Even after you find relevant sources that meet the specificities of your paper or project you still may see them going unused in your writing. Thats okay. Sometimes we change our objectives or thesis slightly as we go along (and gain more knowledge on the topic) and realize that certain information is no longer a priority and not very useful for what you are trying to achieve.
Finding suitable resources is a major part of the research process. A skilled researcher can recognize useful sources early on and save his or herself a significant amount of time by not focusing energy on unrelated or useless information. But even the pros may find themselves gathering relevant resources that are ultimately unhelpful in the construction of a paper or project. Overall, proper preparation and a detailed research plan is the best means to preventing timely investments and unused resources.
How to Include Your Coursework in Your Resume
As a current student or recent graduate, you may not have very much work experience to include on your resume.
One way to strengthen your resume is to emphasize related coursework and other academic experiences. Read below for advice on how to write a resume that focuses on coursework; you can also view a sample student resume.
Tips for Including Your Coursework in Your Student Resume
- Include related courses. Consider creating a section in your resume called “Relevant Coursework.” In it, include the courses directly related to the position you are applying for. For example, if you are applying for work as a paralegal, list any classes you took related to law or politics.
- Include related academic projects. Similarly, if you have completed any research projects related to your future career, list these. If you are applying for a job that involves conducting research, list any extensive research projects you worked on.
- Include related extracurricular activities. If you participated in any sports or clubs where you developed skills relevant to the job you’re applying for, include these. You could include a section on your resume called “Extracurricular Activities,” or you might highlight activities in a broader section called “Relevant Experience.”
- Include volunteer experiences. Even if you did not get paid for this work, volunteer experiences can make terrific additions to your resume. For example, if you are applying for a job as a teacher’s assistant, describe your volunteer tutor experience.
- Use keywords in your descriptions. Beneath each experience, list your responsibilities and achievements in that experience that help show you as a strong fit for the position. One way to do this is to include keywords from the job listing in the descriptions. If the job requires field research experience, be sure to mention your “30+ hours of field research” in the description of your senior project.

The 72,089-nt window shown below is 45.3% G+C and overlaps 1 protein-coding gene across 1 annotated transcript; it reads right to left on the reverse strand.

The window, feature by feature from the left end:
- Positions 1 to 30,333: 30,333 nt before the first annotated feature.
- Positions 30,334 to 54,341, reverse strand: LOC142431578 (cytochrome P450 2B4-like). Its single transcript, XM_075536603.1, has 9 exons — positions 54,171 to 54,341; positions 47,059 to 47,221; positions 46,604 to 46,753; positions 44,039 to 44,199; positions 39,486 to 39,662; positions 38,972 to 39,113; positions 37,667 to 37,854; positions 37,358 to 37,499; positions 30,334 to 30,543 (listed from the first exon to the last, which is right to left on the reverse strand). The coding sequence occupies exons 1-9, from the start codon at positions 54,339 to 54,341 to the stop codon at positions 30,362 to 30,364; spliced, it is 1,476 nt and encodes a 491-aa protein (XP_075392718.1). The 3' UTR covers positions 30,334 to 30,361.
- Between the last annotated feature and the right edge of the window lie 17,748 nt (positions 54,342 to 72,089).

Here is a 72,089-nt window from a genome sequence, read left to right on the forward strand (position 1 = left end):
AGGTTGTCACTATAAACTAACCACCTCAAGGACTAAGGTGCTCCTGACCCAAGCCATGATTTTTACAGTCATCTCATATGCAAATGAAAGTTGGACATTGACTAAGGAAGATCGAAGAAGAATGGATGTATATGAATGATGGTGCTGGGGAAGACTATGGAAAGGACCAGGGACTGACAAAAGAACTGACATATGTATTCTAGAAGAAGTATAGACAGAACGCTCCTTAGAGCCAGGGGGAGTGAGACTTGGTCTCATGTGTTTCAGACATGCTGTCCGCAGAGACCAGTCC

- Emphasize academic successes. Beyond related coursework, you should also emphasize any academic successes, such as a high GPA or an award from an academic department. Although these successes may not appear to be directly related to the job for which you are applying, they demonstrate your hard work and responsibility.
- Edit, edit, edit. Take the time to thoroughly edit your resume for spelling and grammar errors. Also make sure that your font and style choices are consistent—for example, if you write one section title in bold, all section titles should be bold. You might set up a meeting with a counselor at your college career services office to have someone else read through your resume too.
Example of a Student Resume Focusing on Coursework
The following is a resume for a paralegal. This resume focuses on relevant coursework and leadership experiences.
Home 555-555-5555 Cell 555-555-1234
456 Oakwood Terrace
Anytown, PA 99999
Sagamore College, Easton, NY
Bachelor of Arts in Government
Cumulative GPA: 3.8
Awarded Outstanding Government Major, Spring 20XX
RELEVANT LEGAL COURSEWORK AND RESEARCH
Business Law Course, Business Department, Sagamore College
- Analyze and briefcases with a business focus
- Discuss and evaluate legal principles from an ethical perspective
Research Assistant, Sagamore
- Collaborate with adviser, research team, and Smith School of Medicine
- Conduct research regarding effects of steroids on activity level of rats
- Use computer program to gather and analyze data
- Present new findings in bimonthly discussion with department
Sociology of Law Course, Sociology Department, XYZ College
- Researched case law dealing with social policy and the Supreme Court
- Analyzed cases and produced final paper regarding social policy in court cases
- Explained results and conclusions in a final presentation to practicing lawyers
LEADERSHIP AND SERVICE
Resident Assistant, XYZ College
Fall 20XX–May 20XX
- Served as mentor and leader to incoming students, providing sense of community for those living in dorms
- Worked with staff members and campus safety to ensure safe and secure living environment
Produce Clerk, Food Market, ABC Town, MA
- Train new employees
- Awarded “Employee of the Month” five times
Lifeguard/Pool Supervisor, Local Town Pool, ABC Town, MA
Summer 20XX–Fall 20XX
Microsoft Word, Excel, PowerPoint; LexisNexis; Adobe
Read More:Resume Examples | Top 10 Resume Writing Tips | How to Create a Professional Resume | Resume Objectives